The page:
April 15, 2013
COLUMBUS, Ohio - A little over five years ago, Ohio State redshirt junior Nick Tagliaferro lay on the hard floor of a crowded arena, unable to feel or move his legs as he stared into the concerned faces of his coach and athletic trainers.
Moments before, the high school junior had been performing on high bar at the 2008 Junior Olympic Regionals, hoping to qualify for the Junior Olympic Nationals held that May at Kellogg Arena in Battle Creek, Mich.
With only his dismount remaining, Tagliaferro prepared to release the bar. But his grips slid and he lost control, flying past the landing surface and slamming the back of his head on the ground in whip like fashion. Though he didn't know it at the time, the damage done to his neck was extensive enough that he could have died.
The details of the accident are still blurry for the Sewell, N.J., native.
"I was out cold for about 10 to 15 seconds before I came to," Tagliaferro said. "When I did come to, my trainers and my coach were hovering over me trying to figure out what was going on. I couldn't feel my legs, and when they tried to stand me up I collapsed. I was taken out of the meet on a stretcher to the hospital where I was later discharged with a Grade III concussion and traumatic brain injury."
The road to recovery would be a long one for Tagliaferro as the full extent of his injuries had not yet been realized. He had been diagnosed with a severe cerebral concussion, explaining the constant headaches as well as the sensitivity to noise and light.
"We knew it was a little bit worse than a normal concussion," Tagliaferro said. "I'd had mild concussions before but this was completely different. I had to wear sunglasses and earplugs just to be around people. I also had a lot of vertigo and balance difficulties. I slurred my speech and couldn't get through many sentences. I had problems with anxiety and irritability."
Tagliaferro had developed post-concussion syndrome and his health problems continued to get worse. He could no longer read well and he had to relearn how to walk because he was temporarily paralyzed. The headaches grew so bad that he would dunk his head in a sink full of ice and water to try to lessen the pain.
"I saw so many different doctors and tried so many different therapies," Tagliaferro said. "I had an occupational therapist, a physical therapist and a balance therapist to try to get back to walking normal. I went to neurologists, concussion specialists and neuropsychologists and was never able to get an answer. I was always told to give it time."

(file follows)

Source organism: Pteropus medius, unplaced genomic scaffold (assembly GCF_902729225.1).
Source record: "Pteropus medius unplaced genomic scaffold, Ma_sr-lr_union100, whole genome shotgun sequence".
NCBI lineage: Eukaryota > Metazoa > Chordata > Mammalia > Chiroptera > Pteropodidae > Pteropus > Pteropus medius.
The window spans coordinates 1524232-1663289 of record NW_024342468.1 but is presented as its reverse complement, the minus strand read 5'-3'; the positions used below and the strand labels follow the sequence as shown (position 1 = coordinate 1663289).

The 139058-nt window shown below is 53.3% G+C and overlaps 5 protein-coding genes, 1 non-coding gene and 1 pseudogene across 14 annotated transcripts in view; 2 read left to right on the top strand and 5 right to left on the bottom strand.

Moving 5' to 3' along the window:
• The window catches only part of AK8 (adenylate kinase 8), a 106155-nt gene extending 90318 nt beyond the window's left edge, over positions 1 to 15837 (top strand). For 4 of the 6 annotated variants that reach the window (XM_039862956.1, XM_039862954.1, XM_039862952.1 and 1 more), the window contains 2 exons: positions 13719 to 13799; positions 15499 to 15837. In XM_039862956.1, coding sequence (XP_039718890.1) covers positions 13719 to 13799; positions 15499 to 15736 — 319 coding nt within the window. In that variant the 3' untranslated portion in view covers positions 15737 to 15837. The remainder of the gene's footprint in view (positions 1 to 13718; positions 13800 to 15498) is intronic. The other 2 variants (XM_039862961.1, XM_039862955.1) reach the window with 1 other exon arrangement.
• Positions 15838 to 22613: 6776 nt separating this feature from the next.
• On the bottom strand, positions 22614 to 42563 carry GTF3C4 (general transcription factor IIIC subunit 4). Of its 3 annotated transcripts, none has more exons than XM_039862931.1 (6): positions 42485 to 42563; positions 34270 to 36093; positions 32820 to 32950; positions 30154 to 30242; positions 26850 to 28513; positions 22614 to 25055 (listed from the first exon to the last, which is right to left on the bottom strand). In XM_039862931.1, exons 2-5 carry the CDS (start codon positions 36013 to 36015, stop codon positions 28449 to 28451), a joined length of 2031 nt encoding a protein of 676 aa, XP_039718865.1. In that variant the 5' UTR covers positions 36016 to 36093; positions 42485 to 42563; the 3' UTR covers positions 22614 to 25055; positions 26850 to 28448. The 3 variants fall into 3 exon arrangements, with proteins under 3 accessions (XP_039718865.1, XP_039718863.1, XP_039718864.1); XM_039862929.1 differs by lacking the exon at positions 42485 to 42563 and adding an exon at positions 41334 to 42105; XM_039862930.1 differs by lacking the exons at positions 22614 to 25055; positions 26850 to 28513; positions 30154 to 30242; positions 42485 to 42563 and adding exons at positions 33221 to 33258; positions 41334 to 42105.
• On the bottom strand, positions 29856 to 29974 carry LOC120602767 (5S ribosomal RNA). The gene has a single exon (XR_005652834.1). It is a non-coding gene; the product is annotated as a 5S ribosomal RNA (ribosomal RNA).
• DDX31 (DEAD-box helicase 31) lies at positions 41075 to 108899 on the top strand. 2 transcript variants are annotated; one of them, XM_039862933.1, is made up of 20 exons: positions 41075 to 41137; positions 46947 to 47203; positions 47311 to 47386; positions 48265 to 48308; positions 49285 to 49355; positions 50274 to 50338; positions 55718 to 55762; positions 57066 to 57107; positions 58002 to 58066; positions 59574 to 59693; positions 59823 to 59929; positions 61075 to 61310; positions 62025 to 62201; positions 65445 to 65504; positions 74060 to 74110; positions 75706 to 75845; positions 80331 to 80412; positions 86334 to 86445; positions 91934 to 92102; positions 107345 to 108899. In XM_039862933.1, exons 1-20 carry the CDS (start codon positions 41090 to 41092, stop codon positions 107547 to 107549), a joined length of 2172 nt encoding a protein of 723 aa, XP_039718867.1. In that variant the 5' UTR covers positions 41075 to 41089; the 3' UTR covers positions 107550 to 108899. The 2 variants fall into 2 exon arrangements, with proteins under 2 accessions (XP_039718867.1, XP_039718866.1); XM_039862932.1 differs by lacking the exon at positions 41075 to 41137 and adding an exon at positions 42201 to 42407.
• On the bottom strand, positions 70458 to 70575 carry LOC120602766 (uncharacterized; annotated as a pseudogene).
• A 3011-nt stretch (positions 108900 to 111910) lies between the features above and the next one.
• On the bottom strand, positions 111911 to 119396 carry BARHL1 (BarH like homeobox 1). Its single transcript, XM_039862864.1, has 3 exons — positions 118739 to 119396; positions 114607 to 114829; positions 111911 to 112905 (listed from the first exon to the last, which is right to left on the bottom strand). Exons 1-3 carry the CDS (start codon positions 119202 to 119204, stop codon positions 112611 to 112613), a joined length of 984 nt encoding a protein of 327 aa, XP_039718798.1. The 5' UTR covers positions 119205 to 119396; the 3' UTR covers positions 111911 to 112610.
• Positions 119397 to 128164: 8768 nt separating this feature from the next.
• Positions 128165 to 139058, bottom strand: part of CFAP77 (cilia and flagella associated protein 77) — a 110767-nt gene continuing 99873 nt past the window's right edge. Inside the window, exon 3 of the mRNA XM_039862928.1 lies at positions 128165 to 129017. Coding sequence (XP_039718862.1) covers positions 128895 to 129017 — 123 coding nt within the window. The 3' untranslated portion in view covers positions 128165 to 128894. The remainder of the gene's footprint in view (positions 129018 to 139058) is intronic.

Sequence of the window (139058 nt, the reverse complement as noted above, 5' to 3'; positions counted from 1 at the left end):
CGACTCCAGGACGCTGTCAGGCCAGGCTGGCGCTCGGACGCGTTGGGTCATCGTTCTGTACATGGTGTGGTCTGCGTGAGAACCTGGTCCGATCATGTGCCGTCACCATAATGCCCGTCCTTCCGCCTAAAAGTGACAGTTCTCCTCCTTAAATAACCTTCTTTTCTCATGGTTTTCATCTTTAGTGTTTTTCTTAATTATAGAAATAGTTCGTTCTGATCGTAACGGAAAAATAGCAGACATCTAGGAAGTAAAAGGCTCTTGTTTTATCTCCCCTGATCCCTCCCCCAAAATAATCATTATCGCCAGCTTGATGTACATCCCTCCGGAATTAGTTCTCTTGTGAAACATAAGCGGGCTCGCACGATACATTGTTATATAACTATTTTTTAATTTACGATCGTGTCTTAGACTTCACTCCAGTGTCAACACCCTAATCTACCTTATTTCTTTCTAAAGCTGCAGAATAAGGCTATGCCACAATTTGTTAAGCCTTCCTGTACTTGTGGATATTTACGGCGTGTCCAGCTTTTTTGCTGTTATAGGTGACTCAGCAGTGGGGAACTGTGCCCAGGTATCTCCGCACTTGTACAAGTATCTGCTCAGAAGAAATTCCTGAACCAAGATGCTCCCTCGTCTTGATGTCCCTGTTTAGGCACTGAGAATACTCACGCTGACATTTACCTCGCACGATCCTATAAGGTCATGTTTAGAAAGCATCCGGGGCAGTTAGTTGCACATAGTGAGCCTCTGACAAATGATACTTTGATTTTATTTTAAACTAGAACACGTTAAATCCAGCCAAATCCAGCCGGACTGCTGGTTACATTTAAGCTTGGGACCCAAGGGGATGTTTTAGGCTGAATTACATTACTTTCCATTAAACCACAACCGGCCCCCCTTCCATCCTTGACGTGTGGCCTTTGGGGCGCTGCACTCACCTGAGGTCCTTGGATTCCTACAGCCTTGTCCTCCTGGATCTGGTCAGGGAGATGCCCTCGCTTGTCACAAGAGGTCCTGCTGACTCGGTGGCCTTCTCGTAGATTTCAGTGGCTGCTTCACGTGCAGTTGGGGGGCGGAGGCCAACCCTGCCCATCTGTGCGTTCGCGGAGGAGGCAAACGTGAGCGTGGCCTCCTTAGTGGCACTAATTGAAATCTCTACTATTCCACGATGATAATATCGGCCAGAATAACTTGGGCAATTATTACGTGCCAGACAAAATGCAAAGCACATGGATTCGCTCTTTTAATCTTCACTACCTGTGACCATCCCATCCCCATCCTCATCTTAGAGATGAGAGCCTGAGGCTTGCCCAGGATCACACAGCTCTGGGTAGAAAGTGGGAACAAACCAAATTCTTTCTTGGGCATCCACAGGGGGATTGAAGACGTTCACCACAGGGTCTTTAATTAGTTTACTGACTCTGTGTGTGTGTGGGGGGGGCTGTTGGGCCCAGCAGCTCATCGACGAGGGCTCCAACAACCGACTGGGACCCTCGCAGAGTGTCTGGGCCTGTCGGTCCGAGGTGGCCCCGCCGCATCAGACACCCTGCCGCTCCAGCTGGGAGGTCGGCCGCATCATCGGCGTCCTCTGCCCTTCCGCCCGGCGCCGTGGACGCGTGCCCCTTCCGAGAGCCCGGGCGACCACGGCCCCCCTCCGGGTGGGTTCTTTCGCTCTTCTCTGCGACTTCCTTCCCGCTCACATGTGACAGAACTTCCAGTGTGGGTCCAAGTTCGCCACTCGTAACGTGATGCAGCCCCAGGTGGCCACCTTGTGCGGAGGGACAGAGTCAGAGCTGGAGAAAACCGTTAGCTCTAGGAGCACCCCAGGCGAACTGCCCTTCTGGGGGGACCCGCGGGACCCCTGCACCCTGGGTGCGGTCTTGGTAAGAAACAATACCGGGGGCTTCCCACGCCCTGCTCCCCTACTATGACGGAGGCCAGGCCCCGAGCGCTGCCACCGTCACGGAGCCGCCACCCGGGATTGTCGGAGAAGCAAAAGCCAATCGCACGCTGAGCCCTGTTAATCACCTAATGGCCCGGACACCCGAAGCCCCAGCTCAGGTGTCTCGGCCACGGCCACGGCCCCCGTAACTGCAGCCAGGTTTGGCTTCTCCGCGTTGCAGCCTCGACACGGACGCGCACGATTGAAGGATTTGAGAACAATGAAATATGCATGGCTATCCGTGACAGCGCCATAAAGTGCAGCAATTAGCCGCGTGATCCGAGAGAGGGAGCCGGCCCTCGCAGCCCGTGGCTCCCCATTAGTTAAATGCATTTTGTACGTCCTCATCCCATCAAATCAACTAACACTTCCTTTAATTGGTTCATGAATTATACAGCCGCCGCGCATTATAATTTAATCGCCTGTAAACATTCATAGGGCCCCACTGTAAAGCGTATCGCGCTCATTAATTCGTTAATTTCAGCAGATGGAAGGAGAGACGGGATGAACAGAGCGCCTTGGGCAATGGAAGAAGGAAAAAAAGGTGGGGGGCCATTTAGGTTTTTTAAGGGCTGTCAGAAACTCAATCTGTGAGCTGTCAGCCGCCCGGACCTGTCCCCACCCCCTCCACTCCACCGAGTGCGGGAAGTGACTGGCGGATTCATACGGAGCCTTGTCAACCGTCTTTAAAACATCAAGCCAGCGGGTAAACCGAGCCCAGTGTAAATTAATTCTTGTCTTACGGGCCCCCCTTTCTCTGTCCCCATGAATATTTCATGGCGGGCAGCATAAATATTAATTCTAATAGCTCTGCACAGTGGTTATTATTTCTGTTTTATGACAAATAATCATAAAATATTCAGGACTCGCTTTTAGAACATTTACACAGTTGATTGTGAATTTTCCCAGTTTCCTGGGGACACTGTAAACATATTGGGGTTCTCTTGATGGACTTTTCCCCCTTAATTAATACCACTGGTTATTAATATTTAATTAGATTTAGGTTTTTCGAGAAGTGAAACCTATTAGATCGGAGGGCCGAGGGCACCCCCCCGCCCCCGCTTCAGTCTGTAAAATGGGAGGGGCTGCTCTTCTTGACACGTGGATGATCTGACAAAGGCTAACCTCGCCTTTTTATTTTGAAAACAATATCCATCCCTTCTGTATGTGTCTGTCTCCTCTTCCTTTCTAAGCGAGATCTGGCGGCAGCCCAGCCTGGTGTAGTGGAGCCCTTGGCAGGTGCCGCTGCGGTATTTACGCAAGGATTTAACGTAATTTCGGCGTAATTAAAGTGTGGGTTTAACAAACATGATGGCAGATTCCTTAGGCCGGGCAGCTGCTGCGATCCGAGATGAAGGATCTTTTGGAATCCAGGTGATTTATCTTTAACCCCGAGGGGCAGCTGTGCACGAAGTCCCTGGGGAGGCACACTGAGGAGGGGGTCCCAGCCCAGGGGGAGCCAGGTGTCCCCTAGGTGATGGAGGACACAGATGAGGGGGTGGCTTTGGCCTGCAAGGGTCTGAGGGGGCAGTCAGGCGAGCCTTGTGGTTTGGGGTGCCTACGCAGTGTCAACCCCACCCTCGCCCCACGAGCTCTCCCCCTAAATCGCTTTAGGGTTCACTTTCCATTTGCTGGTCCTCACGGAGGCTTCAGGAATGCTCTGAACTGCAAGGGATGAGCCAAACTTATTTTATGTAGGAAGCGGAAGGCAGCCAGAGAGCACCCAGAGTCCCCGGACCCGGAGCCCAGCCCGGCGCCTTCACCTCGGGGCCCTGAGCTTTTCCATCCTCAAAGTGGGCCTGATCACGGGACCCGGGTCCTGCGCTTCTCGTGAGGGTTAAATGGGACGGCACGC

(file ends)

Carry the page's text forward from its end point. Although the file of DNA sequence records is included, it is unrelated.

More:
Eventually, the medications Tagliaferro was taking caused him to have 16 straight days of nosebleeds. Tired of not having an answer and of his health slowly deteriorating further, the family took him to see an ear, nose and throat specialist who diagnosed a vestibular concussion in addition to the cerebral concussion, explaining the constant balance and vertigo issues plaguing Tagliaferro.
What happened next can only be described as a crazy coincidence.
Tagliaferro grew up an avid hockey and Philadelphia Flyers fan. Around the same time he was trying to figure out the next step in his recovery, one of his favorite players, Simon Gagne, had done an interview detailing how he had recovered from a concussion the previous season. Based on the information Tagliaferro and his family received from watching that interview, they decided to go for an evaluation from a prolotherapy specialist.
The specialist diagnosed him with cervicogenic headaches (headaches that originate in the shoulders, neck and spine) and damage to the C2, C3 and C4 discs in his neck that was interfering with nerve flow to his brain, explaining why the concussion symptoms were not resolving. Tagliaferro elected to receive prolotherapy injections, which allowed a solution to strengthen his weakened connective tissue and alleviate the musculoskeletal pain. In addition, he received hyperbaric oxygen treatments five times a week.